Thank you for inviting me to this 13th Alliance Against Trafficking in Persons High Level Event hosted by the Organization for Security and Cooperation in Europe.
I welcome ever closer contacts between the OSCE and the UN. Personally, I have a long-standing relationship with the OSCE. In 1993-94 I worked as Chairman of the Minsk Process addressing the Nagorno-Karabakh conflict. I have followed this issue closely ever since
I am especially grateful to the OSCE for bringing us together today on such a critical and urgent issue. The fight against human trafficking is a battle for justice, equality and dignity. It is a battle for human rights and for human decency.
We are dealing with a dangerous industry that generates more than $30 billion in profits each year. This compromised money is then poured back into further trafficking and other criminal activity.
The profits are earned at an inexcusable price: namely stolen and destroyed lives.
Take the case of Lina, a poor girl from Cambodia. By the time she was nine, she was in Bangkok selling flowers outside a nightclub. Her small profits went to traffickers who beat her when she did not earn enough to satisfy their greed.
When Lina was eleven, the traffickers convinced Lina’s parents to send her eight-year old sister to work in Bangkok. This was the last straw for Lina. She could not watch her sister suffer. She took her with her in a brave escape. They made it back to Cambodia.
They have now reclaimed their lives and dreams. Lina plans to be a teacher. Her sister hopes to become a nurse.
But millions of other people – many young girls like Lina – are still controlled by traffickers who enslave them for labour or prostitution.
This is an indelible stain on the human conscience.
In some cases the victims are not far away. Their plight is hidden but they are often among us.
Every country is affected but most of the victims come from weak and fragile nations. When families are insecure, they are vulnerable to the false promises of traffickers.
In vulnerable countries, human trafficking forms part of a nexus of criminality along with illicit drugs, arms trafficking, and other crimes. This blocks development, violates human rights and undermines the rule of law.
We have a framework and we have a roadmap to counter this threat.
The UN Convention against Transnational Organized Crime and its Protocol on Human Trafficking provide the means to comprehensively respond to this contemporary form of slavery.
In 2010, governments renewed their commitments to prevent trafficking, protect victims, and prosecute related crimes through the adoption of the United Nations Global Plan of Action to Combat Trafficking in Persons.
Member States also created the UN Victims Trust Fund to support the victims of human trafficking. This is a crucial element of the Global Plan, providing humanitarian, legal and financial aid to victims, especially women and children.
We must build on this momentum. Human Trafficking demands a coordinated response at every level. We must take action on all fronts: criminal justice, victim assistance and victim protection, human rights, migration policy and labour market regulation.
We must also strengthen legislative and other measures to discourage the demand that feeds exploitation and leads to human trafficking.
I urge every nation to ratify the Convention and its Protocol – and to implement their provisions.
Given the enormous black-market revenues, we must also focus on how to target the flow of illicit funds.
This means that countries must strengthen their commitment and means to tackle organised transnational crime.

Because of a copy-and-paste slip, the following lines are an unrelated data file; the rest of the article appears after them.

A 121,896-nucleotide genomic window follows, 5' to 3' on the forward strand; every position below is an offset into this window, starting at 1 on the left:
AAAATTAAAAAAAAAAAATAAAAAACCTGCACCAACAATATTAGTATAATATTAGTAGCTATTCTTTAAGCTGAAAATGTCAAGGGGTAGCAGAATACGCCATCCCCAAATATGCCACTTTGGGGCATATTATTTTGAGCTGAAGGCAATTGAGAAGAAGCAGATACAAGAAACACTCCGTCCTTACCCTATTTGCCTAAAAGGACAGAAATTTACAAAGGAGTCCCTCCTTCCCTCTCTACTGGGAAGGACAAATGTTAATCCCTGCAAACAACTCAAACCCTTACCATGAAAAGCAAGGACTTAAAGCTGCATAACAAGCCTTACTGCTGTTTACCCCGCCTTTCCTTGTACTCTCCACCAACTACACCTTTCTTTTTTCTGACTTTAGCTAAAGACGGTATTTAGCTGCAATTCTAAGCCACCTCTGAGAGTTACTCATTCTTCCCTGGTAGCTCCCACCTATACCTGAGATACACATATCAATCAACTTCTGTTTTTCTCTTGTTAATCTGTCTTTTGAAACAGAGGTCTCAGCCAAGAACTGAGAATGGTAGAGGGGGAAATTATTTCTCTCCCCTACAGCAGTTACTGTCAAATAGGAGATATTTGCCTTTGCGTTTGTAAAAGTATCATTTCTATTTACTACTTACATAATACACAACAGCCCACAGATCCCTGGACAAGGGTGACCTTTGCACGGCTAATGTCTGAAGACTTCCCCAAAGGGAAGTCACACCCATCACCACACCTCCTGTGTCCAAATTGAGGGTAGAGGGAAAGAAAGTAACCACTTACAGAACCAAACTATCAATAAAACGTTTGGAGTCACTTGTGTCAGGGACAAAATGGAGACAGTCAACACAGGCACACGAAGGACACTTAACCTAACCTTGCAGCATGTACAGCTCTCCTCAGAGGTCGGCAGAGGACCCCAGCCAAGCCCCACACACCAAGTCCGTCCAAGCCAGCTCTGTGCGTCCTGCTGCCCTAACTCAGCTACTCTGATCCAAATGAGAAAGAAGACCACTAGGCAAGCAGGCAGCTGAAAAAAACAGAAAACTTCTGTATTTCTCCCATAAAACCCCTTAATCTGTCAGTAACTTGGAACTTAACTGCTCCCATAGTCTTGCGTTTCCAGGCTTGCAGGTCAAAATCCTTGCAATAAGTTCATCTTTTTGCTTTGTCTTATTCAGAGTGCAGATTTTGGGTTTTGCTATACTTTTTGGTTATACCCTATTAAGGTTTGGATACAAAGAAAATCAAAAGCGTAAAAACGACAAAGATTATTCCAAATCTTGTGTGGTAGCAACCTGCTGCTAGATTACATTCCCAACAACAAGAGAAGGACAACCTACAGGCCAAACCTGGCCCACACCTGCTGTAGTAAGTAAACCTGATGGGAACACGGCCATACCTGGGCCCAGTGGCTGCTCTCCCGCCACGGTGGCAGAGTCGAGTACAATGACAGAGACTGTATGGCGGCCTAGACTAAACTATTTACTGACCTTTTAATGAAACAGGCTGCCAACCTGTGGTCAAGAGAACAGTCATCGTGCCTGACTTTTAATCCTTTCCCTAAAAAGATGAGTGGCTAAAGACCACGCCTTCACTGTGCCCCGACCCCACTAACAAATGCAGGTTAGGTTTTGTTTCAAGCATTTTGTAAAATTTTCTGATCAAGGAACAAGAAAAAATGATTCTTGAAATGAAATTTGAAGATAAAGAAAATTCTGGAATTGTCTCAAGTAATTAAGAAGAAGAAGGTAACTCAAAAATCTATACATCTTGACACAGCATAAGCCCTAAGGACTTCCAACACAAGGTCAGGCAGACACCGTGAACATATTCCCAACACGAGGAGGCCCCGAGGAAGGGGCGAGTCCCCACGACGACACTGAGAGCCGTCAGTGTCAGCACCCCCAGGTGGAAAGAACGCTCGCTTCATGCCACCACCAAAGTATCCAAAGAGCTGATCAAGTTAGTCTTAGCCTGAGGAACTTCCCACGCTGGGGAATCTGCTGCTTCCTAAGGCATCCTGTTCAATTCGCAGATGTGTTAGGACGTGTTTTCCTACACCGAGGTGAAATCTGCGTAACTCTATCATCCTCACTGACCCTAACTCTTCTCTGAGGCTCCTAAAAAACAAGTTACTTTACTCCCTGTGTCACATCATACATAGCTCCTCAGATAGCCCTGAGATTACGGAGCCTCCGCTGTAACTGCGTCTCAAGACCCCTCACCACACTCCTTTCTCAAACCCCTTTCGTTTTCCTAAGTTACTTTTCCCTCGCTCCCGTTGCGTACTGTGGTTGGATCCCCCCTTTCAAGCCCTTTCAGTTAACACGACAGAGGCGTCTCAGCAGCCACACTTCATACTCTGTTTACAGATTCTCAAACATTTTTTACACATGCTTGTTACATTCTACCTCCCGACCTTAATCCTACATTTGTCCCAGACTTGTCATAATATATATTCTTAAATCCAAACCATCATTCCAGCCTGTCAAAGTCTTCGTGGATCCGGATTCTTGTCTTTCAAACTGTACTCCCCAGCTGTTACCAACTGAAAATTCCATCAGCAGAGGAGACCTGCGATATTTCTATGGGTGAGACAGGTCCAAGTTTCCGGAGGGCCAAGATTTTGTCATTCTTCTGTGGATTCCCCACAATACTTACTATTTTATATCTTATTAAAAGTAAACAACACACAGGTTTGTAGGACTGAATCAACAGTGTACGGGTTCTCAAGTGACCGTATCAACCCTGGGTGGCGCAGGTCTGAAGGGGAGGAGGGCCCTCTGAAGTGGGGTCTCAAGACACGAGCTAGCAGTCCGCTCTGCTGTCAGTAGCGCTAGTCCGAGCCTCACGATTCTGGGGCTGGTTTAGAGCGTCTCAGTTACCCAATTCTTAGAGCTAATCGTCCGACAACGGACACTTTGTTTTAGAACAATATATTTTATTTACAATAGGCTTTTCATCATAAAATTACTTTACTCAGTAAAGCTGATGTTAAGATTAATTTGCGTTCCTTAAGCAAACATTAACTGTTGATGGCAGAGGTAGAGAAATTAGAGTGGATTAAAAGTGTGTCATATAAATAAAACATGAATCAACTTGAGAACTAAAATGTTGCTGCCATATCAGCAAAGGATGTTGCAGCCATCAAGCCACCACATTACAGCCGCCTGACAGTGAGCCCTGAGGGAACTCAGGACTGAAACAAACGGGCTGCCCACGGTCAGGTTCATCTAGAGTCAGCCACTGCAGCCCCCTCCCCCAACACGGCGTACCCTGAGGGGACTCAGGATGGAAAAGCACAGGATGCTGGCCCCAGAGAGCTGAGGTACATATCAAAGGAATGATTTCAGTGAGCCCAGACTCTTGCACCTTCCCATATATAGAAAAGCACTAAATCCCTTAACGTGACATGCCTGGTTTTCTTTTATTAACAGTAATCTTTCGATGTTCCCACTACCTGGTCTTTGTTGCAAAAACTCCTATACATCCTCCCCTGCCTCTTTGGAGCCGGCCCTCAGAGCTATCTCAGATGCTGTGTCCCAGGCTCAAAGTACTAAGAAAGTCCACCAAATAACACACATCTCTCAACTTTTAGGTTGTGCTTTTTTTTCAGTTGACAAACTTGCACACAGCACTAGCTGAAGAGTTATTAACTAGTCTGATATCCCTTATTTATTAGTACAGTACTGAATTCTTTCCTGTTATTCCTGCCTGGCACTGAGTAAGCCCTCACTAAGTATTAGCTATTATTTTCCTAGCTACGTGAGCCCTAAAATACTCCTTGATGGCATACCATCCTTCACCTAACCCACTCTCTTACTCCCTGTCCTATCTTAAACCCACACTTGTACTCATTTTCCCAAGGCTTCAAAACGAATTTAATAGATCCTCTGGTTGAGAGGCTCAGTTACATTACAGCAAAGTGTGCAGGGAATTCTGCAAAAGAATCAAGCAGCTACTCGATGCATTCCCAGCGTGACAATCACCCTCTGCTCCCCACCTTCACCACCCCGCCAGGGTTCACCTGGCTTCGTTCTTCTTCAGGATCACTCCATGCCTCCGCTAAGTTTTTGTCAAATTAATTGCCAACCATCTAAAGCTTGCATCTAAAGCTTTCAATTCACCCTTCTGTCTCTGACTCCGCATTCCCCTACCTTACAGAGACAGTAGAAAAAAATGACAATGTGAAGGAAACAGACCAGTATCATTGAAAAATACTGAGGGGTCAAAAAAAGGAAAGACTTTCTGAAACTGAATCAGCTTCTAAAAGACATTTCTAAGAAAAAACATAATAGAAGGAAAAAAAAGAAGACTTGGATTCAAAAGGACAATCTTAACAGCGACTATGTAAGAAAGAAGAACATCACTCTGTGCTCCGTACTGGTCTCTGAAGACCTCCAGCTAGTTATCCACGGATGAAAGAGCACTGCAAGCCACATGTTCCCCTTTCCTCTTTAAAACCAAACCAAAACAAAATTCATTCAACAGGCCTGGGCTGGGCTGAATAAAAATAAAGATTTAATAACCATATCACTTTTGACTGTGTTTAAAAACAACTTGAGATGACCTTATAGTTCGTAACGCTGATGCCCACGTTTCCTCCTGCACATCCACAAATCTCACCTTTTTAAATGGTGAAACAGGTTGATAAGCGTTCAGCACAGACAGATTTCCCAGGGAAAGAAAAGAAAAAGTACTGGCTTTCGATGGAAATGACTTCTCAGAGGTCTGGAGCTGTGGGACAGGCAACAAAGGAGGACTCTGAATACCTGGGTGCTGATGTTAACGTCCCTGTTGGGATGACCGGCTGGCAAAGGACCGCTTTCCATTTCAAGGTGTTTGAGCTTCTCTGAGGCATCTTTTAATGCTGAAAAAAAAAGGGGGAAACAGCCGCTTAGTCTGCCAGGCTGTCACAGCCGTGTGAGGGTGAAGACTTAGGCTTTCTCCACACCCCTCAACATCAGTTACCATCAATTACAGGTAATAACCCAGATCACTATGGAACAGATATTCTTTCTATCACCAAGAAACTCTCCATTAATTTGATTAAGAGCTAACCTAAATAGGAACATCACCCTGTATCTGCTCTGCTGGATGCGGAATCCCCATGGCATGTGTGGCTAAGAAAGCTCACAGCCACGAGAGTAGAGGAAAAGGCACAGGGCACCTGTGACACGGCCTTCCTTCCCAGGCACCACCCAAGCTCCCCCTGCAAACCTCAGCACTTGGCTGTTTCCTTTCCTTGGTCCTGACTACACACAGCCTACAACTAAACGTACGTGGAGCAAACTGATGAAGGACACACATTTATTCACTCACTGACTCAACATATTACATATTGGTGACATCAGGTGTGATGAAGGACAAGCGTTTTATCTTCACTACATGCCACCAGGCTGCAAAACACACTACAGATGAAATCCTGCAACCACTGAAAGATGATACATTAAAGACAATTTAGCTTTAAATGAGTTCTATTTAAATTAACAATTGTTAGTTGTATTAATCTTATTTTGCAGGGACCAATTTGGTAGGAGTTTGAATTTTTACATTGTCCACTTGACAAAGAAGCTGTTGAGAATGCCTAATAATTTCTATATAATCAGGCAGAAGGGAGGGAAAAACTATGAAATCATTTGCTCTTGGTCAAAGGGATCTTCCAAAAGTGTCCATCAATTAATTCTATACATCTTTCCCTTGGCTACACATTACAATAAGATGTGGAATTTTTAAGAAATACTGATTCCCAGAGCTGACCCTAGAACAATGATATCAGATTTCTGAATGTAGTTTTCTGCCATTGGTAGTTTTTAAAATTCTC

When there is a suspicious movement of funds, reporting entities must be encouraged to share that information. Investigators must have the training, authority and resources to confiscate and seize criminal assets. Financial Intelligence Units and prosecutors must be able to pursue the criminals without fear of retaliation.
Strong financial investigations are crucial. Criminal networks go to great lengths to distance themselves from every aspect of the crime except one: their profits.
We need everyone’s help to fight human trafficking. I encourage all partners to come together: governments, the private sector, NGOs, the media and the public. Nobody can do everything, but everybody can do something. Some of us can provide legal advice. Some can spark action by governments. Some can contribute funds. All can be part of our global movement to stop this terrible human rights abuse.
The title of this conference is “Stolen Lives, Stolen money”. It asks us to return the dignity and rights that have been taken from individuals like Lina.
We may never erase the scars that they bear. But we can ensure that victims of human trafficking receive fair compensation and access to practical opportunities to reclaim their lives.
At the same time, we have to address the underlying conditions that breed human trafficking.
Earlier this month, the Report of the High-level Panel offered its vision on the post-2015 Development Agenda to the Secretary-General.
The report establishes that peace and freedom from violence are essential for security, especially for women and girls. Such security is in fact a prerequisite for development and for respect for human rights. The report also calls for rule of law and new partnerships to support this broad agenda.
At its core is the driving desire to eradicate extreme poverty, while also tackling inequality and injustices, as well as establishing good institutions to build rule of law everywhere.
When we eradicate poverty and fight for human dignity, we protect children like Lina from falling prey to traffickers, and we empower parents to resist their false promises.
Our work to end trafficking is part of this great, global campaign, which will empower all people – including victims of human trafficking – to live full lives and give their own contributions to a better world.